2. If an attribute has 5 members, in ProClarity you can select [member3, member4 and All]. In Excel 2007 you can’t; you can only select All, or select several members, but not both.
  3. If an attribute has 100,000 members, in ProClarity you can search for a member, to display only a certain member in the row. In Excel 2007 you can’t; you need to display all 100,000 members, then deselect All and select the one you want to display. Or, highlight several members, right click, select Filter, choose Keep Only Selected Item. But you can’t search without first displaying every single member, which can take a long time.
  4. In ProClarity you can create a set of members. You can either pick the members manually, or define criteria for inclusion/exclusion using Selector. In Excel 2007 you can create a group containing several members. You can only pick the members manually. You can’t define criteria for inclusion/exclusion. Note on performance: creating a set containing 5 members out of 50 by picking them manually takes 1 second in ProClarity. In Excel 2007 it takes 55 seconds.
  5. In both ProClarity and Excel 2007 you can link to a URL (action). However, I found that if we need to login to reach that URL, Excel 2007 failed to pass the parameter to the URL, so it landed on the front page of the app. Where as in ProClarity, after logging in it open the appropriate page.
    Note: after using ProClarity, if we use Excel 2007 again, Excel will open the correct page.
  6. In SSAS we can have attach an action to the measure: target type = Hierarchy members, Target object = measures. For example, the action expression could point to a URL explaining the meaning of the measure. In ProClarity, we can right click the measure name and select the action. In Excel 2007, you can’t do it; the action is greyed out.
    Note: If the action is attached to Dimension members, Attribute members, or Hierarchy members, it works on both Excel 2007 and ProClarity.
  7. In ProClarity you can drilldown: right click on a member, select Drill Down, and then select the attribute. In Excel you can’t. You need to manually move the attribute to background, set the background attribute to a certain member, and then put the attribute you want to drill down on the row or column.
  8. In ProClarity you can create a calculated measure, such as ratio and percentage difference (A/B and (A-B)/A). Date-based calculation is also available, such as year-on-year growth, rolling average and year-to-date totals. We can then use this measure just like a normal measure, e.g. we can drill down on any attribute. In Excel 2007 we can’t define a calculated measure. If you format the area as a table, and define a new column on the right of the pivot table, the column will just be calculating the cells. It is not a measure. You can’t slice it.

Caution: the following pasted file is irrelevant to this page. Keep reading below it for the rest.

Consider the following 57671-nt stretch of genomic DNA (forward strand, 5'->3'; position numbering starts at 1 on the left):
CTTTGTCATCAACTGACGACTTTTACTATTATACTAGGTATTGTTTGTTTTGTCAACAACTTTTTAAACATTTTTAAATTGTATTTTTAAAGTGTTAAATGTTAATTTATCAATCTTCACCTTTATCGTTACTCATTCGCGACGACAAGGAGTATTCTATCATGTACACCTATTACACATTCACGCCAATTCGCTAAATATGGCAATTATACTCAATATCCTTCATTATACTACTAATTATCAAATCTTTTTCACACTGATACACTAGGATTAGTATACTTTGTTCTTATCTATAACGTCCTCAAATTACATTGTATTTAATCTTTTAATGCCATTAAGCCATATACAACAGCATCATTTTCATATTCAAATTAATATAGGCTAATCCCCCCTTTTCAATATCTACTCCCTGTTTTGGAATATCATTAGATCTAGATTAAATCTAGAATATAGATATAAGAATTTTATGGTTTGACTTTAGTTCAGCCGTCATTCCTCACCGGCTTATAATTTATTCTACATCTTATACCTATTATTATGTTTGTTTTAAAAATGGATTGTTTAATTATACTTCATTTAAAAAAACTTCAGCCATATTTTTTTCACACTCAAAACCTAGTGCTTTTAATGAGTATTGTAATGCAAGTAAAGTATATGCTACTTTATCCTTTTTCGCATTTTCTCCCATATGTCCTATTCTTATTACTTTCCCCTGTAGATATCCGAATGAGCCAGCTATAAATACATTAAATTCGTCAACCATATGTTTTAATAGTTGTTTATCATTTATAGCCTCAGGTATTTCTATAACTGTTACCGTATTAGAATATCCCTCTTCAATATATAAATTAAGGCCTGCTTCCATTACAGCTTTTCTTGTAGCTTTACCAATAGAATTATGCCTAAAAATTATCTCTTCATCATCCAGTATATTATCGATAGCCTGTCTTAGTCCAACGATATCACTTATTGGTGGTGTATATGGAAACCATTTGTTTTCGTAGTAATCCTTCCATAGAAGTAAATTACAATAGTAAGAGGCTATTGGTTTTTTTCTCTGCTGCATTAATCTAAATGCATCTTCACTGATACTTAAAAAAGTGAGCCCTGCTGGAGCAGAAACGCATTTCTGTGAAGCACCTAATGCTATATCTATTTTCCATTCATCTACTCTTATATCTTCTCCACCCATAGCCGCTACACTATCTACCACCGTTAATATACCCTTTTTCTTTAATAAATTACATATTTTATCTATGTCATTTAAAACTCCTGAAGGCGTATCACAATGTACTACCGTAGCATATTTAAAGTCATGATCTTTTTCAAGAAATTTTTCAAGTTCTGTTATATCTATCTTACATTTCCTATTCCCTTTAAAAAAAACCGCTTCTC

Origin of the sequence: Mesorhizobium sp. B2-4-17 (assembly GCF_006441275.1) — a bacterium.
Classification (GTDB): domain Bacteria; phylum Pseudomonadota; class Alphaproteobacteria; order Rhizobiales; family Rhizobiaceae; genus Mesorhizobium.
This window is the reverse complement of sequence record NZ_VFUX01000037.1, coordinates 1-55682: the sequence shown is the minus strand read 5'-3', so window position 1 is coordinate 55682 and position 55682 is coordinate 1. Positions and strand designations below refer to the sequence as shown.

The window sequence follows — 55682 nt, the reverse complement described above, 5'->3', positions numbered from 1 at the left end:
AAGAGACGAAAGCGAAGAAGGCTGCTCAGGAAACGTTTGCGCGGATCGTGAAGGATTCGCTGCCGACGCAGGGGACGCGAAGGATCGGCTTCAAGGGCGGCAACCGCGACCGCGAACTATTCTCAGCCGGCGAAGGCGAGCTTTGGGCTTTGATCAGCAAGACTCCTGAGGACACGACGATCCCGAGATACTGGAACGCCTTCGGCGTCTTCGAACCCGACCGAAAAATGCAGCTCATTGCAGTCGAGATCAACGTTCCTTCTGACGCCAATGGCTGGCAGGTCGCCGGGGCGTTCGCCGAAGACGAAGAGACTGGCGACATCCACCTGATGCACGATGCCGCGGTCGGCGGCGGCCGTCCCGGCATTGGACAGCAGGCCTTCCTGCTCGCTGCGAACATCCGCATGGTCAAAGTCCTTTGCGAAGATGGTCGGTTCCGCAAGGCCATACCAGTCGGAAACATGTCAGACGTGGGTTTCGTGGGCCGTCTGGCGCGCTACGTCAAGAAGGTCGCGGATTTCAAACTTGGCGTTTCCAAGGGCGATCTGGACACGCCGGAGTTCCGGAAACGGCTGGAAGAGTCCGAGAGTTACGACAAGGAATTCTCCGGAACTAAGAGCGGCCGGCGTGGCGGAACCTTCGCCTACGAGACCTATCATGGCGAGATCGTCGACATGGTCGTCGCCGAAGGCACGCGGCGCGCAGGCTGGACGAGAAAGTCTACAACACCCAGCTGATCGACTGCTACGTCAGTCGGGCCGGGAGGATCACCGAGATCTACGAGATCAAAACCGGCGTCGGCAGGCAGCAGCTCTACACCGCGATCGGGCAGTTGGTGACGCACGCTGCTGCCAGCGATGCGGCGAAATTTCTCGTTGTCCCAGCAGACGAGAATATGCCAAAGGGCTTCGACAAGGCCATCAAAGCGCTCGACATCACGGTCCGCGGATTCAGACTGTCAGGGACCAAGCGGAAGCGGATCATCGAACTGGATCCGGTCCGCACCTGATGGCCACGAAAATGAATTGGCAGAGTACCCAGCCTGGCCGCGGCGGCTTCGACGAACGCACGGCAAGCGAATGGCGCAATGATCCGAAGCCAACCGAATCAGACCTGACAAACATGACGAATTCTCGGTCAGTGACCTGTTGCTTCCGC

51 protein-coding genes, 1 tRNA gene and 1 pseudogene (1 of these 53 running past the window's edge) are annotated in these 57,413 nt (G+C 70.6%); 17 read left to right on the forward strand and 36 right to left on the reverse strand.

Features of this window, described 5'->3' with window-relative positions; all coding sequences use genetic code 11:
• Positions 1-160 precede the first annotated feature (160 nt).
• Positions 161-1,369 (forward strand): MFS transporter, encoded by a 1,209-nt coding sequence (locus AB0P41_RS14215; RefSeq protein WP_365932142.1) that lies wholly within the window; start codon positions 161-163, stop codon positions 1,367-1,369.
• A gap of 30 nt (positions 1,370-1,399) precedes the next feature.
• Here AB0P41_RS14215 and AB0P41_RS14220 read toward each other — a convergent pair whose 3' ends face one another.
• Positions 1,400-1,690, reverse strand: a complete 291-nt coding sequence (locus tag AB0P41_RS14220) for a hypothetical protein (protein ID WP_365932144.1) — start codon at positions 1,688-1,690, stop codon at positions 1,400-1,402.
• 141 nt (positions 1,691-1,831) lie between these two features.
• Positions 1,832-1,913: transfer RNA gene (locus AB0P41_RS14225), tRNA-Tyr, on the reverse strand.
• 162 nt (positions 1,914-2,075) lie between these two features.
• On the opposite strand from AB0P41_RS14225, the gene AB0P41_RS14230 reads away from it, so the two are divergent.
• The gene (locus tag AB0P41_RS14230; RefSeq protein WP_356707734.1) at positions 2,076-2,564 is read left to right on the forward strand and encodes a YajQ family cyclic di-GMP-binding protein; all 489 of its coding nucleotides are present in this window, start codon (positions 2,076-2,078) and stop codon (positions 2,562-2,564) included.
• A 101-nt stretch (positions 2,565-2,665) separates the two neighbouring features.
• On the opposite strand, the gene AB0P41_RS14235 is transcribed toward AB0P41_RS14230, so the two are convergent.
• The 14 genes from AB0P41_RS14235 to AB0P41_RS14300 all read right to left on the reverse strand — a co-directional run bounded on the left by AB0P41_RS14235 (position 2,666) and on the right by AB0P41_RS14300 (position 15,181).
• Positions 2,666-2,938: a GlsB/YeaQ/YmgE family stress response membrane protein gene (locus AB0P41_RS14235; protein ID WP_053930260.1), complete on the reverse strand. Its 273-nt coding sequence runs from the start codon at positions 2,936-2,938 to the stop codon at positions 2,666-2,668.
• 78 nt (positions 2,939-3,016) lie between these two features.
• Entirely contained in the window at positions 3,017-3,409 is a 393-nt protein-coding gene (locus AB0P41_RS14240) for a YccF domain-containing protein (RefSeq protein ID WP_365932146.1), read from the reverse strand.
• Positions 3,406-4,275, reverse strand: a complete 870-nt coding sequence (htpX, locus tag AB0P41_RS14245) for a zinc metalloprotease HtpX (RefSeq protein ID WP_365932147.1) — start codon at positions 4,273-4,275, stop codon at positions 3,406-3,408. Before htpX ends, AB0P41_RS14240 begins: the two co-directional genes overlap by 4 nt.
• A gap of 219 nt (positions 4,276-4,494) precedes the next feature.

9. In ProClarity there are no row headers. If you put 5 attributes on the Rows: order number, date ordered, date delivered, date invoiced, date paid, you will have no idea which dates are on which columns. Viewing it in ProClarity is not too bad, as you can see the attribute names on the Rows. But when you export the page to Excel, there is no indication all which attributes were put on the Rows. See below. Column attributes are fine by the way (measure1 to measure5 below).

    In ProClarity, Flattened Row Headers (on the Grid Properties) has nothing to do with row header. It’s when you put a hierachy (rather than an attribute) on the Rows and you want the value to be displayed not like a tree, but left justified.
    In Excel we have row header. So we can clearly see which attributes are on which column.

1 January 2010

SSAS DMV (Dynamic Management View)

Filed under: Analysis Services — Vincent Rainardi @ 12:16 am

What are SSAS DMVs?

SSAS Dynamic Management Views are Analysis Services schema rowsets exposed as tables that we can query using T-SQL SELECT statement. For example, to query discover_connections DMV, we can write:
select * from $system.discover_connections

DMVs are more convenient to use than schema rowsets because:
a)    we use SELECT statement rather than XMLA
b)    the output is a table rather than XML

Not all DMVs are schema rowsets. The DMVs which expose cube and dimension data are not schema rowsets. For example, to get the members of product dimension we can write:
select * from AW.[$Dim Product].[$Dim Product] where Color = ‘Red’

Even though they are T-SQL statements, in the Management Studio we write these SSAS DMV SELECT statements in the DMX query window, not in the SQL query window. This is because we need to connect to SSAS, rather than SQL Server relational engine. The SSAS DMVs are available in SSAS 2008 and 2008 R2; they are not available in SSAS 2005 and 2000.

What are they for?

SSAS DMV can be used to monitor the server resources such as:

  • who are connecting to the SSAS server
  • which database/cube they are using
  • what MDX they are running
  • how much memory and CPU is used by each command and each user
  • how long they took to execute, and when did they run
  • which aggregates are used/hit and which are missed
  • which objects are locked and by whom
  • how much memory and CPU is used by each dimension and each measure
  • how much memory is used by each data cache and objects of SSAS engine
  • which cubes, dimensions, partitions and measures are used most and which are rarely used (how many times they are read, how many rows returned, how many KB read)

SSAS DMVs can also be used to find out the structure of SSAS databases in the server:

  • List of dimensions, hierarchies, measures, measure groups, data sources, cubes, actions and KPIs in each SSAS database
  • Members of every hierarchy and level in every cube
  • List of MDX functions, with their descriptions and parameters
  • List of mining structures, models, and algorithms.

How do I use them?

dbschema_tables lists all the DMVs:
select * from $system.dbschema_tables

discover_connections lists who’s connecting to the server, since when, for how long, from which PC (IP) and using what client: